The value of trades of non-fungible tokens (NFTs) has plunged by 93 per cent since its peak in late 2021, as the market adjusts to reflect the digital asset’s real value. Moreover, according to an analysis by NonFungible.com, the relatively high value of NFT trades in the first few months of 2022 may have been inflated by “wash trading”.

Wash trading is a practice whereby the same trader simultaneously buys and sells an asset that they already own, in order to artificially inflate that asset’s perceived value.

The data shows that NFTs have yet to deliver on their hype. “I would find it very difficult for almost any brand in the world to justify including an NFT in their marketing activities in the next few months,” Kemp says.

“We’re going to need to move quickly away from scams and novelty – and deliver much greater utility – if we’re to see NFTs fulfil their potential in 2023 and beyond,” wrote Kemp in the 2023 snapshot.

 

Facebook is NOT dead, and BeReal is still a tiddler

With 2.9 billion active users, Facebook is still the most popular social media platform in the world. 

It is very much alive, contrary to what the mainstream media says. 

Last quarter’s drop of 2 million active users was largely due to Russia blocking access to Facebook because of the war with Ukraine. But worldwide active user numbers bounced back again in Q3, with Facebook adding 24 million monthly active users.

On the other hand, BeReal, a new social media app that uses your phone’s front and back camera, and allows you to post the reality of your daily life, has amassed 53 million downloads since its launch in 2020. 

However, data from Sensor Tower shows that only 9 per cent of the users who downloaded the app actually opened it in October 2022, which suggests that the platform has just under 5 million daily active users. 

For comparison, that means BeReal’s active user base is just 1 per cent the size of Facebook’s, although Kemp noted that there is still a good chance that the platform may gain momentum later, as we saw with TikTok.

The average social media user uses about seven platforms each month. While user numbers unique to each platform are low, there are huge overlaps in usage between platforms. For instance, 83 per cent of TikTok users use Facebook.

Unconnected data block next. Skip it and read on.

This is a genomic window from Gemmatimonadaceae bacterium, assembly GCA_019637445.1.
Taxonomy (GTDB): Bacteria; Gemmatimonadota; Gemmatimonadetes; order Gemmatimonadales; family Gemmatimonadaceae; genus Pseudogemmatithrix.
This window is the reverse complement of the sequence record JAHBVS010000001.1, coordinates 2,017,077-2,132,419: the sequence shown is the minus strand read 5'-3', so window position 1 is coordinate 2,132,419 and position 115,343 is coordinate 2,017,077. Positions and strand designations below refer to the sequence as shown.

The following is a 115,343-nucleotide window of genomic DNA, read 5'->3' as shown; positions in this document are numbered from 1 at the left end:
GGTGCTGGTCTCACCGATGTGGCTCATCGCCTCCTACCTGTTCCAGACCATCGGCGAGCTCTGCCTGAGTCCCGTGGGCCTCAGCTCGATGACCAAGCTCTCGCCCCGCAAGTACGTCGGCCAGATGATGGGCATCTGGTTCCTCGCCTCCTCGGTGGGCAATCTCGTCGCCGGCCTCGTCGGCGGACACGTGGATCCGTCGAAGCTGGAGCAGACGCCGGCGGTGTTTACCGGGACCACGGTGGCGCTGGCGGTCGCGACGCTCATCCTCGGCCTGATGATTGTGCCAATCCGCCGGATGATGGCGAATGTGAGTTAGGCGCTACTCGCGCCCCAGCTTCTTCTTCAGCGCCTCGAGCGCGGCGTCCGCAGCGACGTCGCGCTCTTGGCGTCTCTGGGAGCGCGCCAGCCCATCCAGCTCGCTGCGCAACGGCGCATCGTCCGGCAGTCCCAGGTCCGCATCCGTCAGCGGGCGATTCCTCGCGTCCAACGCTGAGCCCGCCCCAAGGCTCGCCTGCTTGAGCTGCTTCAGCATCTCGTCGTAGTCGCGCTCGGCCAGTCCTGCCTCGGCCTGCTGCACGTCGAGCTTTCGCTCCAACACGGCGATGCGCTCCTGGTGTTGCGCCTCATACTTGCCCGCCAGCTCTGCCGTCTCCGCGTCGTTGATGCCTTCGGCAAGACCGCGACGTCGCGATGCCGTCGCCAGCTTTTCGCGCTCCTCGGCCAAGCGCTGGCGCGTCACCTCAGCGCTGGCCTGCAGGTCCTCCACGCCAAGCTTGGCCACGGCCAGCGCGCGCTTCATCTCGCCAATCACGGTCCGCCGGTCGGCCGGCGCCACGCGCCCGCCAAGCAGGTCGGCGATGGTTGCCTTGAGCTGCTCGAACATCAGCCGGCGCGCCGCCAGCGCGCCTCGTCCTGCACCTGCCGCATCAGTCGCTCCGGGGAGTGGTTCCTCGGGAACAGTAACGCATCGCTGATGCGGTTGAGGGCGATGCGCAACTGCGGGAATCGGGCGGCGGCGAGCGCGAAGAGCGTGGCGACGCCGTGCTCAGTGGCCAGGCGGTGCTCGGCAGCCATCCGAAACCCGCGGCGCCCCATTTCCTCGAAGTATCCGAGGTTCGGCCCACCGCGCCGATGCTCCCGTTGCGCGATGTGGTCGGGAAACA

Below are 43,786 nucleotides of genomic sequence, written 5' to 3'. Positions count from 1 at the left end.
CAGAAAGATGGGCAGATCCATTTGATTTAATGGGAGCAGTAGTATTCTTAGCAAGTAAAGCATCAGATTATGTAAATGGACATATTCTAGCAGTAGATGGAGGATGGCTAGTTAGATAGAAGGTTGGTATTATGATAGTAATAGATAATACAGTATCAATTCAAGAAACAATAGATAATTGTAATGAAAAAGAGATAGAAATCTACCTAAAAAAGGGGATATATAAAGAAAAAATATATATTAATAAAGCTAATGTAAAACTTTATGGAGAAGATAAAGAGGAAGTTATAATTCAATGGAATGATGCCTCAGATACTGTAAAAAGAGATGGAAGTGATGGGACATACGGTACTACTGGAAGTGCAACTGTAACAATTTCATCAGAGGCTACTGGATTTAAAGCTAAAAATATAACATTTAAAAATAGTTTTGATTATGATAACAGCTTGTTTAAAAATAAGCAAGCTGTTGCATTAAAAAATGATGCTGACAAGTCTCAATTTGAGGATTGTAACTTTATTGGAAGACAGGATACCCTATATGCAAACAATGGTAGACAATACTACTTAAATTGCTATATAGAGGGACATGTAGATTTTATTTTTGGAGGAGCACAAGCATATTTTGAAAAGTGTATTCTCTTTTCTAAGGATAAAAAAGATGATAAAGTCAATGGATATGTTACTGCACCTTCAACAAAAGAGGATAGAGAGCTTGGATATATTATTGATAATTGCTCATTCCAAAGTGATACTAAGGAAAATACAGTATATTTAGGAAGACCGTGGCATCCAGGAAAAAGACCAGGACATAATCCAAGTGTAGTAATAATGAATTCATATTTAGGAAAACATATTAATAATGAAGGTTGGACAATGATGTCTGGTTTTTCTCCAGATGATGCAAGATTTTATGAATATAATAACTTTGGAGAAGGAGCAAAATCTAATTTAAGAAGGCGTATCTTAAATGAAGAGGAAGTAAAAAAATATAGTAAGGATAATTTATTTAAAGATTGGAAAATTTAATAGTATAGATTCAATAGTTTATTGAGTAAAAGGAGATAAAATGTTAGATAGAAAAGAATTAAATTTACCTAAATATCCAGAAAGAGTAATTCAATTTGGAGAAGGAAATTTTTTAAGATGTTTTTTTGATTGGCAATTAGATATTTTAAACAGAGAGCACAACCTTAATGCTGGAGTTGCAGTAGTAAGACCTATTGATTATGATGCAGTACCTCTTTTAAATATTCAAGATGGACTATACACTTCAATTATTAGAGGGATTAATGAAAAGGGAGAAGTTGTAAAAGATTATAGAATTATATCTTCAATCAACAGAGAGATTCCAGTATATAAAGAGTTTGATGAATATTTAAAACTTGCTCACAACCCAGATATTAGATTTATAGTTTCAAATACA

“It’s more important for marketers to focus on users on existing platforms, than channel all efforts and budget into the next big social media platform,” says Kemp. “It’s also not enough to blast ads over all social media platforms – marketers need to find their audiences and engage them too,” he adds.

 

Théâtre D’opéra Spatial (Space Opera Theatre), Jason Allen’s A.I.-generated work using MidJourney. Credit: Jason Allen

Learn to love generative AI

Lensa is the latest AI art app to make headlines. But art isn’t the only thing that AI can do – it can also generate copy with just a few text prompts. Some news outlets have outsourced simple articles to AI-powered writing robots. 

Marketers are somewhat concerned over having to compete with AI-generated content, but Kemp advises that marketers might as well embrace them and use them to their advantage.

“Don’t get caught up in the debate about whether this is “true” creativity,” says Kemp. “It’s going to be a thing – just get on with it and have fun,” he adds.

 

Will Elon Musk destroy Twitter?

Attendees, who are mainly in marketing and advertising, don’t view Twitter as very lucrative when compared with Facebook, Instagram or TikTok. They don’t see Elon Musk’s hostile takeover as a threat to their marketing plans, according to their post-event sharing session.

In fact, most brands don’t use Twitter, with one attendee noting that there is an active academic community on the social media platform. Nevertheless, it is worth noting that Elon Musk’s presence could elevate Twitter into a more formidable marketing machine, says another attendee.